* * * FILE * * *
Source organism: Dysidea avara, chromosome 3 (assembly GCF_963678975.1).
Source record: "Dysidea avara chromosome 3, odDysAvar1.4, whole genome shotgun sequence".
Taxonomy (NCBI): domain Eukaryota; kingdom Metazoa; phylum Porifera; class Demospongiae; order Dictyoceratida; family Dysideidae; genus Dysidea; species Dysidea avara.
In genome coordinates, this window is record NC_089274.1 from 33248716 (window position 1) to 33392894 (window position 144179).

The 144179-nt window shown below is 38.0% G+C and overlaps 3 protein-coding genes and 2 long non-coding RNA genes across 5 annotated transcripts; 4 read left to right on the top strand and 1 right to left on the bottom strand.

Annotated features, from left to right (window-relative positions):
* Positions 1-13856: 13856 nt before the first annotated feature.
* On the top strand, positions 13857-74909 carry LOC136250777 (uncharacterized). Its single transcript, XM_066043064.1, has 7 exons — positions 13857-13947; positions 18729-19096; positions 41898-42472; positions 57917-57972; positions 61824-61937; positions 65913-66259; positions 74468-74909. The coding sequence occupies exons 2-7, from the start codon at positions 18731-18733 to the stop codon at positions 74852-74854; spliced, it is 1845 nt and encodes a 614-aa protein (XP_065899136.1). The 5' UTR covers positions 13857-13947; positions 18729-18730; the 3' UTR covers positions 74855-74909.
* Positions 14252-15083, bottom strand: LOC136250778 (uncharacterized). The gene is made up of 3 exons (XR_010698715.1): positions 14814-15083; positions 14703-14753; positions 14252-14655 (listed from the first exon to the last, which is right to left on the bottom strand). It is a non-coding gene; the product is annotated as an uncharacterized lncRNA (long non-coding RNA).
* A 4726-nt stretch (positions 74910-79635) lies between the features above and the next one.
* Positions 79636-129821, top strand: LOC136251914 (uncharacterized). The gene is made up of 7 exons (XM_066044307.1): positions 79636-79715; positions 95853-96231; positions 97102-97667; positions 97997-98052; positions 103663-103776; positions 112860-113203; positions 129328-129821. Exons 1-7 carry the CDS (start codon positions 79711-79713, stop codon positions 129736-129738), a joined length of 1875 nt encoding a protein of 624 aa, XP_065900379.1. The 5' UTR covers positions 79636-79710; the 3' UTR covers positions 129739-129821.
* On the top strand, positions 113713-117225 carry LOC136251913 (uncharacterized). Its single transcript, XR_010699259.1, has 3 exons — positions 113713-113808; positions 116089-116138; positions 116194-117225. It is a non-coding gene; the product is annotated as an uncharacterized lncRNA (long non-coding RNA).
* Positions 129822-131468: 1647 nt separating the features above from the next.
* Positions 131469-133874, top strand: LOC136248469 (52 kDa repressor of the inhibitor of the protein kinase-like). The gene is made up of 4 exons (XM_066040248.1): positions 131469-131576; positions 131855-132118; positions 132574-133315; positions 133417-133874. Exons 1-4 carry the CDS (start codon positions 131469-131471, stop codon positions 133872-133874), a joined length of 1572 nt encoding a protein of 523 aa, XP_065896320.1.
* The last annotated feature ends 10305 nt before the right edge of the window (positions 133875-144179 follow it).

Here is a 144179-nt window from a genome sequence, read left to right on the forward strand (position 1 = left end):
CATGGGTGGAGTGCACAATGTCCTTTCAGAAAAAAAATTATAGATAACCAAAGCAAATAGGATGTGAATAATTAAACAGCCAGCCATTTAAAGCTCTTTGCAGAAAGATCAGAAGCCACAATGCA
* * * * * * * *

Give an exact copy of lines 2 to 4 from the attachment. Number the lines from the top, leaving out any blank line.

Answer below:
Source record: "Dysidea avara chromosome 3, odDysAvar1.4, whole genome shotgun sequence".
Taxonomy (NCBI): domain Eukaryota; kingdom Metazoa; phylum Porifera; class Demospongiae; order Dictyoceratida; family Dysideidae; genus Dysidea; species Dysidea avara.
In genome coordinates, this window is record NC_089274.1 from 33248716 (window position 1) to 33392894 (window position 144179).